concordia lifted from sea floor to make its final journey to scrap yard
The massive hulk of the Costa Concordia is nearly ready to be towed away from the Italian island where it struck a rock and capsized two-and-a-half years ago, killing 32 people.
The rusting prow of the once-gleaming white luxury liner was due to emerge fully from the water for the first time and the ship should be ready to tow today, but the departure has been pushed back a day due to forecasts of rough seas.
The 114,500-tonne Concordia has been slowly lifted from the sea floor, when salvagers began pumping air into 30 large metal boxes, or sponsons, attached around the hull.
The air has forced water out of the sponsons, lifting the cruise liner 7.5 metres off the undersea platform where it had been resting, Franco Porcellacchia, the engineer in charge ofthe salvage, said. There are 6.3 metres to go, he added.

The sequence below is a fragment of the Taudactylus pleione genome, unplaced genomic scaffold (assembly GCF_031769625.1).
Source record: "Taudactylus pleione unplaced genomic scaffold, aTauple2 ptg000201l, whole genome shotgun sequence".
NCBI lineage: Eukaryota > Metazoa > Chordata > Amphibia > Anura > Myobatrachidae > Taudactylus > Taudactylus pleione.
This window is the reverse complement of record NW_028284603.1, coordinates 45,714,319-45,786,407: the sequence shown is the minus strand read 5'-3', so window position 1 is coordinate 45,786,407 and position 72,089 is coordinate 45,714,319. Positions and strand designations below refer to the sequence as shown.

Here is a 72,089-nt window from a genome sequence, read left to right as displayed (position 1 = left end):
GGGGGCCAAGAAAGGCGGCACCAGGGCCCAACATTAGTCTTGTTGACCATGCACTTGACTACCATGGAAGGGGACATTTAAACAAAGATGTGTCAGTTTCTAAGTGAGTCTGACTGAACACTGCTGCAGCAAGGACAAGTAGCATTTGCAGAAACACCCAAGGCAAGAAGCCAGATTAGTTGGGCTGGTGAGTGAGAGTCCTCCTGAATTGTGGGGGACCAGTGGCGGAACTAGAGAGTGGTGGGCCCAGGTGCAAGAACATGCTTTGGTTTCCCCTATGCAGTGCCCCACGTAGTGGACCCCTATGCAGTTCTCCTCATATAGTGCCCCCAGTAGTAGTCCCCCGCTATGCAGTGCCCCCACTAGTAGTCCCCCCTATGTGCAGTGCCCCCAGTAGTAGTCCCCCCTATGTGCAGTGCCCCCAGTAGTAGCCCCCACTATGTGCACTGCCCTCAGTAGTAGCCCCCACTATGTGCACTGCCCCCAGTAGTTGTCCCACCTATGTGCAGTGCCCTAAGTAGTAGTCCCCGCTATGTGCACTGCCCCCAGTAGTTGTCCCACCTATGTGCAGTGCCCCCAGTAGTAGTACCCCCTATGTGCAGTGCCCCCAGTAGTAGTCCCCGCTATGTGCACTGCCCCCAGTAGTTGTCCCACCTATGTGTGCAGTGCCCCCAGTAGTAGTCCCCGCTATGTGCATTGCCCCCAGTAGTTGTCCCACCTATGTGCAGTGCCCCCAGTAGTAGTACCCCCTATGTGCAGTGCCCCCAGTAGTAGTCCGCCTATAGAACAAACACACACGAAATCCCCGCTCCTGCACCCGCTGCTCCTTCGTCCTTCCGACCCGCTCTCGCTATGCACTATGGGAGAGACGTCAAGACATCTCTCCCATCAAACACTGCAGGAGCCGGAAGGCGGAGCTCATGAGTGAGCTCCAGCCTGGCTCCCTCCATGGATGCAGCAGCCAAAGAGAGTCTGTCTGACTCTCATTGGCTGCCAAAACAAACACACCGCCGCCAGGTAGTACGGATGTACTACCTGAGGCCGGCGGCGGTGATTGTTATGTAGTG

A convoy of 14 vessels, led by the tug boat Blizzard, will then tow the Concordia to a port near Genoa, where it will be broken up for scrap, completing one of the biggest maritime salvage operations in history.
The president of the French Concordia survivors' group Anne Decre, who is on the island of Giglio, said that the departure of the ship will be an important symbolic moment for those who were aboard the night of the shipwreck.
"It gives us the opportunity to try and collect ourselves and move forward," she said. "We hope that we will also be able to return to our route."
The ship's captain, Francesco Schettino, is on trial on charges of manslaughter, causing a shipwreck as he sailed too close to shore to "salute" the port, and abandoning ship. He is fighting the charges.
Paying for the disaster is likely to cost the ship's owner and operator Costa Crociere, a unit of Carnival Corp, more than €1.5bn.